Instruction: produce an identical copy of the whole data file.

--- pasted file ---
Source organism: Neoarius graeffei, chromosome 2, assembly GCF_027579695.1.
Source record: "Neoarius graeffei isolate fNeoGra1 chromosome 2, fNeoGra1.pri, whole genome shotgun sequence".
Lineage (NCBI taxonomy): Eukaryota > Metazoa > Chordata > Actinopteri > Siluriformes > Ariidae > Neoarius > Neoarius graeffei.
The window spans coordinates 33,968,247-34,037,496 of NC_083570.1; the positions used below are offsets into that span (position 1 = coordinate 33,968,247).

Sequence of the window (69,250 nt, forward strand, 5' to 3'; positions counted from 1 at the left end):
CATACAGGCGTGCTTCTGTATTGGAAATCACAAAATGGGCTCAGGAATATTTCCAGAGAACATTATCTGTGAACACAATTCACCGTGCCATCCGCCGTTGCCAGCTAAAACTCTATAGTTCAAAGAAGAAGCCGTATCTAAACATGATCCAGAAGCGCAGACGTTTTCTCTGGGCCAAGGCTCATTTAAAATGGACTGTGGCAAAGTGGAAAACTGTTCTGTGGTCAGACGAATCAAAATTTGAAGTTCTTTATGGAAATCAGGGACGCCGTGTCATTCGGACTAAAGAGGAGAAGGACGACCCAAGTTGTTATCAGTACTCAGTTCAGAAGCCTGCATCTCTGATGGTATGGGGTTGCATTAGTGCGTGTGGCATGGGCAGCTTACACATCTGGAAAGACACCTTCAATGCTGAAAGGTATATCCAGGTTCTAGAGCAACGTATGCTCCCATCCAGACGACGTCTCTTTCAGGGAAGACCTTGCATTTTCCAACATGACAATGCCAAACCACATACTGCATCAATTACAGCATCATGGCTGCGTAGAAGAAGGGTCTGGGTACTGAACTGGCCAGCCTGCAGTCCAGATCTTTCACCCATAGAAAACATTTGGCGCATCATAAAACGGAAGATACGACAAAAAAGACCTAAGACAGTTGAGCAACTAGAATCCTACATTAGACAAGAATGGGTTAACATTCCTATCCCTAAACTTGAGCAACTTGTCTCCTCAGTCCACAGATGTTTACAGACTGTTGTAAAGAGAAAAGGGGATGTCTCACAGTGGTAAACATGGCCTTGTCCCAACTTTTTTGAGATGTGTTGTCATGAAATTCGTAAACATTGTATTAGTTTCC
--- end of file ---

Source organism: Neoarius graeffei, chromosome 2, assembly GCF_027579695.1.
Source record: "Neoarius graeffei isolate fNeoGra1 chromosome 2, fNeoGra1.pri, whole genome shotgun sequence".
Lineage (NCBI taxonomy): Eukaryota > Metazoa > Chordata > Actinopteri > Siluriformes > Ariidae > Neoarius > Neoarius graeffei.
The window spans coordinates 33,968,247-34,037,496 of NC_083570.1; the positions used below are offsets into that span (position 1 = coordinate 33,968,247).

Sequence of the window (69,250 nt, forward strand, 5' to 3'; positions counted from 1 at the left end):
CATACAGGCGTGCTTCTGTATTGGAAATCACAAAATGGGCTCAGGAATATTTCCAGAGAACATTATCTGTGAACACAATTCACCGTGCCATCCGCCGTTGCCAGCTAAAACTCTATAGTTCAAAGAAGAAGCCGTATCTAAACATGATCCAGAAGCGCAGACGTTTTCTCTGGGCCAAGGCTCATTTAAAATGGACTGTGGCAAAGTGGAAAACTGTTCTGTGGTCAGACGAATCAAAATTTGAAGTTCTTTATGGAAATCAGGGACGCCGTGTCATTCGGACTAAAGAGGAGAAGGACGACCCAAGTTGTTATCAGTACTCAGTTCAGAAGCCTGCATCTCTGATGGTATGGGGTTGCATTAGTGCGTGTGGCATGGGCAGCTTACACATCTGGAAAGACACCTTCAATGCTGAAAGGTATATCCAGGTTCTAGAGCAACGTATGCTCCCATCCAGACGACGTCTCTTTCAGGGAAGACCTTGCATTTTCCAACATGACAATGCCAAACCACATACTGCATCAATTACAGCATCATGGCTGCGTAGAAGAAGGGTCTGGGTACTGAACTGGCCAGCCTGCAGTCCAGATCTTTCACCCATAGAAAACATTTGGCGCATCATAAAACGGAAGATACGACAAAAAAGACCTAAGACAGTTGAGCAACTAGAATCCTACATTAGACAAGAATGGGTTAACATTCCTATCCCTAAACTTGAGCAACTTGTCTCCTCAGTCCACAGATGTTTACAGACTGTTGTAAAGAGAAAAGGGGATGTCTCACAGTGGTAAACATGGCCTTGTCCCAACTTTTTTGAGATGTGTTGTCATGAAATTCGTAAACATTGTATTAGTTTCC